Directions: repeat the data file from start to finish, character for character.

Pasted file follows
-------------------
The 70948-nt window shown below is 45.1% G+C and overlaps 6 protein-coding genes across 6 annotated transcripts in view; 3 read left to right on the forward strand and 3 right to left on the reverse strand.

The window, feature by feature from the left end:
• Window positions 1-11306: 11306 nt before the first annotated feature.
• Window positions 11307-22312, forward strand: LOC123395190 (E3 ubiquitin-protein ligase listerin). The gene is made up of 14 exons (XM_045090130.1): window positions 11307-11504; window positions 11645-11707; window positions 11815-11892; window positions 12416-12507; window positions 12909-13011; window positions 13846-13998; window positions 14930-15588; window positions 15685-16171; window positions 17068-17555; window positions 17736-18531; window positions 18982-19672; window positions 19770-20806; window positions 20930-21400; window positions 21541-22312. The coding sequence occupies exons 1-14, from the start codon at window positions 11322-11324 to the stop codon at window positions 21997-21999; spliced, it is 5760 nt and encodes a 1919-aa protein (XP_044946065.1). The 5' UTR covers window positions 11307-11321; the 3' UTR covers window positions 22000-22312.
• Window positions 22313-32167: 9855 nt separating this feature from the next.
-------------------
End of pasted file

The 70948-nt window shown below is 45.1% G+C and overlaps 6 protein-coding genes across 6 annotated transcripts in view; 3 read left to right on the forward strand and 3 right to left on the reverse strand.

The window, feature by feature from the left end:
• Window positions 1-11306: 11306 nt before the first annotated feature.
• Window positions 11307-22312, forward strand: LOC123395190 (E3 ubiquitin-protein ligase listerin). The gene is made up of 14 exons (XM_045090130.1): window positions 11307-11504; window positions 11645-11707; window positions 11815-11892; window positions 12416-12507; window positions 12909-13011; window positions 13846-13998; window positions 14930-15588; window positions 15685-16171; window positions 17068-17555; window positions 17736-18531; window positions 18982-19672; window positions 19770-20806; window positions 20930-21400; window positions 21541-22312. The coding sequence occupies exons 1-14, from the start codon at window positions 11322-11324 to the stop codon at window positions 21997-21999; spliced, it is 5760 nt and encodes a 1919-aa protein (XP_044946065.1). The 5' UTR covers window positions 11307-11321; the 3' UTR covers window positions 22000-22312.
• Window positions 22313-32167: 9855 nt separating this feature from the next.